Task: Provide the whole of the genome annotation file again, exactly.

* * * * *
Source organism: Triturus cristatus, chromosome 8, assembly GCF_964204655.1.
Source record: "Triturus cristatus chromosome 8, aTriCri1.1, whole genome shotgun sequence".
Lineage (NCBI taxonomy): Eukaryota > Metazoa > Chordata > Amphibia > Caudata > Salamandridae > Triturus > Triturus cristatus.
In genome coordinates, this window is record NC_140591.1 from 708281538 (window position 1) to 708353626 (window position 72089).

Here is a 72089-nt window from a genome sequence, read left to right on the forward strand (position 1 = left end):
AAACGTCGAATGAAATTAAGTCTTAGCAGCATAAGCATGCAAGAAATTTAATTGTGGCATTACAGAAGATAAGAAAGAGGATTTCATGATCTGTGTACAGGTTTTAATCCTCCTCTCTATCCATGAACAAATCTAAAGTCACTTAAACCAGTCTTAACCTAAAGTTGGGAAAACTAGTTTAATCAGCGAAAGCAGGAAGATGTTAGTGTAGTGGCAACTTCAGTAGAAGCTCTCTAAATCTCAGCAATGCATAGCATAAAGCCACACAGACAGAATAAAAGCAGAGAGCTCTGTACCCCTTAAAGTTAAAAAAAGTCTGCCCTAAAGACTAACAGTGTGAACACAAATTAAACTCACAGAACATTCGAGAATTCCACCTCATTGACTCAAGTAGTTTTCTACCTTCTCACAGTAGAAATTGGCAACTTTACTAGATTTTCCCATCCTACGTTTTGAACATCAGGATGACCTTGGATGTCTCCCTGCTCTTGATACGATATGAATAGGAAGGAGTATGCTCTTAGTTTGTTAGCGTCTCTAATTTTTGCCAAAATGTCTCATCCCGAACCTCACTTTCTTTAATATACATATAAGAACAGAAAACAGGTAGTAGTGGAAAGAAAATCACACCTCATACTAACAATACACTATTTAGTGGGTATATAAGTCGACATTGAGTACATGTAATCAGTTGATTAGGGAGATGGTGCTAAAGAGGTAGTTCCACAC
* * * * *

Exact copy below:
Source organism: Triturus cristatus, chromosome 8, assembly GCF_964204655.1.
Source record: "Triturus cristatus chromosome 8, aTriCri1.1, whole genome shotgun sequence".
Lineage (NCBI taxonomy): Eukaryota > Metazoa > Chordata > Amphibia > Caudata > Salamandridae > Triturus > Triturus cristatus.
In genome coordinates, this window is record NC_140591.1 from 708281538 (window position 1) to 708353626 (window position 72089).

Here is a 72089-nt window from a genome sequence, read left to right on the forward strand (position 1 = left end):
AAACGTCGAATGAAATTAAGTCTTAGCAGCATAAGCATGCAAGAAATTTAATTGTGGCATTACAGAAGATAAGAAAGAGGATTTCATGATCTGTGTACAGGTTTTAATCCTCCTCTCTATCCATGAACAAATCTAAAGTCACTTAAACCAGTCTTAACCTAAAGTTGGGAAAACTAGTTTAATCAGCGAAAGCAGGAAGATGTTAGTGTAGTGGCAACTTCAGTAGAAGCTCTCTAAATCTCAGCAATGCATAGCATAAAGCCACACAGACAGAATAAAAGCAGAGAGCTCTGTACCCCTTAAAGTTAAAAAAAGTCTGCCCTAAAGACTAACAGTGTGAACACAAATTAAACTCACAGAACATTCGAGAATTCCACCTCATTGACTCAAGTAGTTTTCTACCTTCTCACAGTAGAAATTGGCAACTTTACTAGATTTTCCCATCCTACGTTTTGAACATCAGGATGACCTTGGATGTCTCCCTGCTCTTGATACGATATGAATAGGAAGGAGTATGCTCTTAGTTTGTTAGCGTCTCTAATTTTTGCCAAAATGTCTCATCCCGAACCTCACTTTCTTTAATATACATATAAGAACAGAAAACAGGTAGTAGTGGAAAGAAAATCACACCTCATACTAACAATACACTATTTAGTGGGTATATAAGTCGACATTGAGTACATGTAATCAGTTGATTAGGGAGATGGTGCTAAAGAGGTAGTTCCACAC